Once you register a trademark for your business, how guarded should you be over its usage? The answer would seem like a no-brainer: “Always protect your mark!” But it really depends on the size of your business and how your mark draws its power.
Authentic Brands Group (ABG) – owner of the Elvis trademark catalog along with other stars like Marilyn Monroe and Muhammad Ali – has become a recent example of sudden, aggressive trademark policing. And it may actually work to their disadvantage.
ABG Steps Up Trademark Protection Without Explanation
ABG has owned the Elvis mark and its auxiliaries (like Gladys’ Diner, where the famous Elvis peanut butter and banana sandwich is served) since late 2013. Before and during the time of their ownership, Elvis-themed weddings have been occurring in Vegas, with Elvis impersonators walking couples down the aisle.
ABG recently started to crack down on these Vegas weddings. They have sent cease-and-desist letters to several confused chapels who have been operating for years. Some have already changed the theme of their speedy ceremonies from “Elvis” to generic “rock ’n’ roll.”
ABG has not given an explanation for their sudden pursuit. However, speculators think that the new Baz Luhrmann biopic of Elvis has peaked their hopes for Elvis interest this year. They may be attempting to grab up all the classes of goods and services to capitalize on Elvis.
Why Elvis Impersonators and Not Actors Portraying Elvis?
Nevada’s right of publicity statute comes into play here. The statute requires written consent to portray a person except for certain exceptions, like impersonation in live performances.
This means that shows in which actors play Elvis are not under attack. But a wedding is not considered a live performance. It more likely falls into using Elvis’s likeness for commercial purposes.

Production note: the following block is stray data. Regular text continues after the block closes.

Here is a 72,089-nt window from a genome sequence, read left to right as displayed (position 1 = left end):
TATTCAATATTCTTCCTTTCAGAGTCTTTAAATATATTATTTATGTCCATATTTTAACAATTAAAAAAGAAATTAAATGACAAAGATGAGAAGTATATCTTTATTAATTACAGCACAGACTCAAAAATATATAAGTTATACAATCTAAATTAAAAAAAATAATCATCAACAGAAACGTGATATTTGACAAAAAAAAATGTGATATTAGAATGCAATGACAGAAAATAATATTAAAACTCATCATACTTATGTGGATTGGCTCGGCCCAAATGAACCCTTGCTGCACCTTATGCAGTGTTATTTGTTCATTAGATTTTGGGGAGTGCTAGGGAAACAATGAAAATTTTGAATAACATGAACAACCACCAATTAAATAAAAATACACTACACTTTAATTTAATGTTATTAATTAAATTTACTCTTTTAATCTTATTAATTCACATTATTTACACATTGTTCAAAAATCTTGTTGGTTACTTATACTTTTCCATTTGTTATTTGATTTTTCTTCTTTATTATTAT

How Does This Hurt ABG?
It would seem that ABG has a right to ask for the stoppage of this infringement on Elvis’s likeness. Why would they not want to do this?
ABG is a mammoth LLC, containing brands such as Juicy Couture and Nautica. They are going to primarily profit from licensing one of their many Elvis marks for products, from posters to toasters.
But Elvis died in 1977. He does not have new singles coming out to entice younger generations to buy his records or shirts. You have probably seen Elvis paraphernalia like this in your grandmother’s or parent’s house – but how many younger people are buying Elvis items these days?
That is the pivotal question and argument regarding these new rigid trademark walls. Were Vegas chapels doing ABG a favor by educating younger people about the King of Rock ‘n’ Roll? And will ABG’s stifling kill interest in Elvis, hurting their bottom line?
They may work out licensing agreements with chapels – but chapels may not play ball. We have yet to see how this chapter of the Elvis trademark will be handled. Sometimes it is better to let the small fish swim in order to make the biggest catch.